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John G. McCall (2) John G. McCall (3) John G. McCall (4) John G. McCall (5) John G. McCall (6)

JOHN G. McCALL became famous after his separation from the service.  He  was one of the first to climb Mt. McKinley and that experience enabled him to volunteer to lead a successful rescue expedition six years later when a climber was stranded at the 11,000 foot level.

Page 4 - Fairbanks News-0Miner, Saturday, Nov 27, 1954
Congratulations to Rescuers
The army has recognized the heroism of the men who brought Corp. George Argus down from the 11,000 foot level of Mt. McKinley last May. Medals and citations have been given to the participants in this dramatic and successful rescue.
It was most fitting for the army to do this, for the men who ascended Mt. McKinley performed a most heroic deed, and every one of them volunteered to do this job.
The late Dr. John McCall knew well the dangers of Muldrow glacier. He'd climbed the mountain previously with Bradford Washburn. He wasn't eager to go up the mountain again, for he was thinking of his wife and four children and the possibility of serious accident in the crevasses of the glacier and the avalanches along its sides. But when his help was needed, he didn't hesitate one moment. He told university officials that, "it is my duty," and he grabbed his equipment and left immediately for the scene of the accident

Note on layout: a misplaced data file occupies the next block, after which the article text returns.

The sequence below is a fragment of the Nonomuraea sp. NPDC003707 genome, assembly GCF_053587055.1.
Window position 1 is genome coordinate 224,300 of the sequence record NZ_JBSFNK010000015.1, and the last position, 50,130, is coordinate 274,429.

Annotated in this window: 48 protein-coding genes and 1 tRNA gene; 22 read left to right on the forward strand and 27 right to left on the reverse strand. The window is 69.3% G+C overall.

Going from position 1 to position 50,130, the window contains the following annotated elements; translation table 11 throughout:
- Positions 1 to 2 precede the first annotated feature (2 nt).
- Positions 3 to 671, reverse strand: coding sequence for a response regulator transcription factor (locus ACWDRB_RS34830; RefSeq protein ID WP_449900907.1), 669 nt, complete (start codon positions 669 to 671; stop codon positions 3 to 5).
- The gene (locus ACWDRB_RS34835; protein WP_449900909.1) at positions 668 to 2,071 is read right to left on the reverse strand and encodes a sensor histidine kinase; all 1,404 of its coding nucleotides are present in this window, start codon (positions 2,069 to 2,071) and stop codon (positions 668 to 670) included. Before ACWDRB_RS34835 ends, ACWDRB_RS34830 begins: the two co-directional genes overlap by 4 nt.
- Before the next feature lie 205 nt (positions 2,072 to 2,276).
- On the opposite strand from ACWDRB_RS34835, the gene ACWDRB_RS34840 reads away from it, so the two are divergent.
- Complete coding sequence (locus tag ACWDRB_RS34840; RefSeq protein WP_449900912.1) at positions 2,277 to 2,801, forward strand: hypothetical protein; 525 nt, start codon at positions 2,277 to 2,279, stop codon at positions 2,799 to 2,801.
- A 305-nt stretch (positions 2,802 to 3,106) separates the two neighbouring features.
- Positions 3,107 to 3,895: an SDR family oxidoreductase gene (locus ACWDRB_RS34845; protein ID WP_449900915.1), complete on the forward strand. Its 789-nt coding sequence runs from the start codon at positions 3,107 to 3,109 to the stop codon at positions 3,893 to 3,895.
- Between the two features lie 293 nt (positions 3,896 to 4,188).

Fred Milan, and the men from the Army Arctic training center at Big Delta all volunteered their assistance, and commenced a very difficult and dangerous ascent of the mountain in snowfall, sleet and overcast weather. The going was extremely difficult, but .speed was essential, so they had to take chances that mountain climbers ordinarily do not (take. They extended themselves to the very limit of physical endurance.
They reached the tent, and rescued George Argus, proving once again that Alaskans have the fortitude and courage to overcome all the obstacles that harsh elements and wild terrain can place before them.
Just as heroic as the deeds of the men on the mountain were the feats of the fliers who supplied the rescue party. Capt. Flavius Simmons, time after time, guided his tiny single engined plane deep into the dangerous glacier, and while circling between its towering walls, dumped supplies out the door of his plane with one arm while flying with the other. Virtually every time he entered that glacier at the high altitudes the rescue party reached, he took his life in his hands.
The men who ascended Mt. McKinley wrote a glorious chapter in the annals of Alaska rescues. They richly deserve their awards, and we offer all of them our congratulations. Alaska is proud of them.
 

READ MORE ABOUT THE DENALI RESCUE

 

Life Magazine June 14, 1954 :
Mt. McKinley climbing rescue - Marton Wood, Elton Thayer, Leslie Vierck and George Argus, great climbing photos. (Click magazine cover to view article)

 

 


Read of McCall' role in Band of Brothers - Remembering Denali's Greatest Rescue
 

 


Listen to Morton Wood Audio interview (Articles 7 and 19 mention McCall)
 

 

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